In Search of the Stories and Legends of Griffintown
Tours of Haunted Griffintown reveal a new side to the neighborhood
At the Sainte-Anne church ruins, on the corner of Mountain and Basin Streets, our guide Robusquet tells us how only a few years ago a man walking on the street saw a ghost of a priest by a coffin. The tour of Haunted Griffintown has just begun and we’re already captivated by our guide’s stories, which are introducing us to a whole new side of Griffintown.
Tours of Haunted Montreal
Back in 2012, Donovan King, a passionate consumer of history and haunted theater, had the idea of creating similar-themed tours in Montreal, starting with Mount Royal. Faced with an enthusiastic public response, other neighborhoods were added, including downtown, Old Montreal and, for the past 2 years, Griffintown.
“87% of Canadians think ghosts are real and exist” he explains.
“The tour features other, more well-known stories, such as Mary Gallagher’s, but also lesser-known tales, taken from internet research, interviews or books.”
The Ghosts of Griffintown
Griffintown has one of the cities’ richest histories, something we discover more and more about during our tour. This ancient portage site, used by the Natives to bypass the Lachine Rapids, became a working-class neighborhood with a mysterious past, before being virtually abandoned in 1963. An exodus of the population ensued, but the ghosts definitely stayed!
After learning about the cholera and typhus epidemics, the mass arrival of Irish immigrants fleeing starvation, the abandoned tunnels and buildings, and the dark history of the Dow Brewery, we also learned that Griffintown was the site of the first workers’ strike in Canada. The conflict finally ended with the intervention of the army and many dead and wounded strikers.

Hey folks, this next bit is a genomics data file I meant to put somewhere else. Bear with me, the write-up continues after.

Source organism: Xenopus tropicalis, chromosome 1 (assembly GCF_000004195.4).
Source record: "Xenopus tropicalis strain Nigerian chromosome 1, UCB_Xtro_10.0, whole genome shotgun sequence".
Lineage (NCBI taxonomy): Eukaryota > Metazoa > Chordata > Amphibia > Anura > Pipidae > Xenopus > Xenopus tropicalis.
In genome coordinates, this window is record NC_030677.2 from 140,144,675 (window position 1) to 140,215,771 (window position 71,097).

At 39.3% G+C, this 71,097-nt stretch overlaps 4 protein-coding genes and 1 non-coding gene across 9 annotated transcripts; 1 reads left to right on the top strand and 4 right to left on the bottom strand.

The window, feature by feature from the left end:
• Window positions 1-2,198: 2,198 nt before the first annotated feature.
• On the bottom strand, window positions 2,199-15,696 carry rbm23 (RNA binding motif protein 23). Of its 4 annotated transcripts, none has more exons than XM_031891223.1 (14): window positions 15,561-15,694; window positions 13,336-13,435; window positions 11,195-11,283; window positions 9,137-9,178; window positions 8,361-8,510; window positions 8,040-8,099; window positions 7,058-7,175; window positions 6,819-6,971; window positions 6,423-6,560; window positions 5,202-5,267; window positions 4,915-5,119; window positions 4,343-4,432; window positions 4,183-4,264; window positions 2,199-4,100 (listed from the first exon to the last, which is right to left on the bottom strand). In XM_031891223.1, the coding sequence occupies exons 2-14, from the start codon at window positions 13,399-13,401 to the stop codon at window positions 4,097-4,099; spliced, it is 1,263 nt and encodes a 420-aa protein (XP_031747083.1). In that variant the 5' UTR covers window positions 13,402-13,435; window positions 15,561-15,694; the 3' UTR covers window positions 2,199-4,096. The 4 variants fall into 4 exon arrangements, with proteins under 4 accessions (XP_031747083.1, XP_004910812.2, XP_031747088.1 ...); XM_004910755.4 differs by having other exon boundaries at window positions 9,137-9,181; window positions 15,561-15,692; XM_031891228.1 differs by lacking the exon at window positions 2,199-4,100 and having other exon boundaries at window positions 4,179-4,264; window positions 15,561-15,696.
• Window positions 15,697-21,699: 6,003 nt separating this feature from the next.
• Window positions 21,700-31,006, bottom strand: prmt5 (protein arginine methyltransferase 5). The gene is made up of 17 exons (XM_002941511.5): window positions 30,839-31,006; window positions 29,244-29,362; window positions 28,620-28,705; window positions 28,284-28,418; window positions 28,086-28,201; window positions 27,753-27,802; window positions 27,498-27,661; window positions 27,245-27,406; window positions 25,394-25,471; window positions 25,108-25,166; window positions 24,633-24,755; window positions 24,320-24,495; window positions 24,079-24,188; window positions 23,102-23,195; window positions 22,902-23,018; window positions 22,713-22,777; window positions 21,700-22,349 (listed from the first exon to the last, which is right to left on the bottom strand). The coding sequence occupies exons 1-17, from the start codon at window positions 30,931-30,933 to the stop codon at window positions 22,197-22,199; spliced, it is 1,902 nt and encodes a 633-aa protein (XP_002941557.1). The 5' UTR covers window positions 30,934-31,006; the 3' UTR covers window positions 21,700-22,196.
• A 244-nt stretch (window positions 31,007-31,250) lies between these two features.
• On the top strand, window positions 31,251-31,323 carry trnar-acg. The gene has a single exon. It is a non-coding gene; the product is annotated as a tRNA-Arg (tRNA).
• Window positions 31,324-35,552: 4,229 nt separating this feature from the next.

Epidemics that affected Griffintown, including cholera and typhus, also contributed to the neighborhood’s dark past. One can almost see the quarantine barracks as Robusquet tells us the touching story of immigrants arriving after fleeing famine in Ireland. It is said that ghosts from that era sometimes come back around here.
Another notable incident in Griffintown’s history was a tragic plane crash that occurred when a bomber crashed on Ottawa Street on April 25, 1944.
The tour concludes with the story of Griffintown’s most famous ghost, Mary Gallagher, a prostitute who was murdered in 1879 and would return every seven years to the corner of William and Murray Streets. The next time will be in 2019!
The tours, lasting approximately 90 minutes, are given in English and French. Haunted Montreal offers tours in various neighborhoods of Montreal, including a new one in the Redlight District, until October 31st. Haunted Griffintown’s final tour of 2016 is scheduled for October 7th, but other dates may be added. You can also organize private tours.
Continue your evening with some drinks at Brasseurs de Montreal
After an evening rich in stories and new discoveries, our last stop was at Brasseurs de Montréal to regain our strength. In Griffintown since 2008, they offer no less than fifteen beers brewed on site, including the Montreal Griffintown, a blond beer, and a few specialty beers such as the Ghosttown, a black beer with absinthe, perfect for after our Haunted Griffintown tour.
Contact: [email protected]
1483, Ottawa Street